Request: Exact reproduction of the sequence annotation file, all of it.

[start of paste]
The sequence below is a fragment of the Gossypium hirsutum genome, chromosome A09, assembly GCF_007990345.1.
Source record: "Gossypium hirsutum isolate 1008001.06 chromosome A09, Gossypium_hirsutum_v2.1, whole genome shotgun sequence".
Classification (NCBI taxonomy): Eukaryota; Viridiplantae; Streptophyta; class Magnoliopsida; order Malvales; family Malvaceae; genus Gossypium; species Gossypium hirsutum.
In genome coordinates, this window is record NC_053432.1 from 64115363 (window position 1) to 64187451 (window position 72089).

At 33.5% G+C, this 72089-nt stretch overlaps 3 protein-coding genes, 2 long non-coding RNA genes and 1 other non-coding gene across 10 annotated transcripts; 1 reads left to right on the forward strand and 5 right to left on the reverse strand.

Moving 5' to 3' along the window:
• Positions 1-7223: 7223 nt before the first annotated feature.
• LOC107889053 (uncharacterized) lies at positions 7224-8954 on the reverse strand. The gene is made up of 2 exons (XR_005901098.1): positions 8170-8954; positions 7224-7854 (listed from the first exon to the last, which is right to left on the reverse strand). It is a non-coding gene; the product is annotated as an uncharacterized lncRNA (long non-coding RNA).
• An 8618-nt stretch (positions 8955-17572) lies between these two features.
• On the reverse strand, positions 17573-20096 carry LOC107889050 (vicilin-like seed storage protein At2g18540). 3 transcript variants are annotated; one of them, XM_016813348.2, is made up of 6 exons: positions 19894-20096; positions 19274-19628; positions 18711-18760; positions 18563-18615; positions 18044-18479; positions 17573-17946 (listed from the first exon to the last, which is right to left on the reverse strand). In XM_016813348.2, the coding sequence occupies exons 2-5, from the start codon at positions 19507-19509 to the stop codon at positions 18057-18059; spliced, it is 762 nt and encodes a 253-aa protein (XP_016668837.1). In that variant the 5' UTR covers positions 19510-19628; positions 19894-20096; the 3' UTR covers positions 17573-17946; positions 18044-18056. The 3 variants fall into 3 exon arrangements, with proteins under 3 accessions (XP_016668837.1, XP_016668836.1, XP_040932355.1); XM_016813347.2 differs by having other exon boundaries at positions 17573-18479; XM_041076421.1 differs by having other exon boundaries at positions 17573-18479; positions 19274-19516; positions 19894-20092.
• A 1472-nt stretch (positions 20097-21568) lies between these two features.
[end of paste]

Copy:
The sequence below is a fragment of the Gossypium hirsutum genome, chromosome A09, assembly GCF_007990345.1.
Source record: "Gossypium hirsutum isolate 1008001.06 chromosome A09, Gossypium_hirsutum_v2.1, whole genome shotgun sequence".
Classification (NCBI taxonomy): Eukaryota; Viridiplantae; Streptophyta; class Magnoliopsida; order Malvales; family Malvaceae; genus Gossypium; species Gossypium hirsutum.
In genome coordinates, this window is record NC_053432.1 from 64115363 (window position 1) to 64187451 (window position 72089).

At 33.5% G+C, this 72089-nt stretch overlaps 3 protein-coding genes, 2 long non-coding RNA genes and 1 other non-coding gene across 10 annotated transcripts; 1 reads left to right on the forward strand and 5 right to left on the reverse strand.

Moving 5' to 3' along the window:
• Positions 1-7223: 7223 nt before the first annotated feature.
• LOC107889053 (uncharacterized) lies at positions 7224-8954 on the reverse strand. The gene is made up of 2 exons (XR_005901098.1): positions 8170-8954; positions 7224-7854 (listed from the first exon to the last, which is right to left on the reverse strand). It is a non-coding gene; the product is annotated as an uncharacterized lncRNA (long non-coding RNA).
• An 8618-nt stretch (positions 8955-17572) lies between these two features.
• On the reverse strand, positions 17573-20096 carry LOC107889050 (vicilin-like seed storage protein At2g18540). 3 transcript variants are annotated; one of them, XM_016813348.2, is made up of 6 exons: positions 19894-20096; positions 19274-19628; positions 18711-18760; positions 18563-18615; positions 18044-18479; positions 17573-17946 (listed from the first exon to the last, which is right to left on the reverse strand). In XM_016813348.2, the coding sequence occupies exons 2-5, from the start codon at positions 19507-19509 to the stop codon at positions 18057-18059; spliced, it is 762 nt and encodes a 253-aa protein (XP_016668837.1). In that variant the 5' UTR covers positions 19510-19628; positions 19894-20096; the 3' UTR covers positions 17573-17946; positions 18044-18056. The 3 variants fall into 3 exon arrangements, with proteins under 3 accessions (XP_016668837.1, XP_016668836.1, XP_040932355.1); XM_016813347.2 differs by having other exon boundaries at positions 17573-18479; XM_041076421.1 differs by having other exon boundaries at positions 17573-18479; positions 19274-19516; positions 19894-20092.
• A 1472-nt stretch (positions 20097-21568) lies between these two features.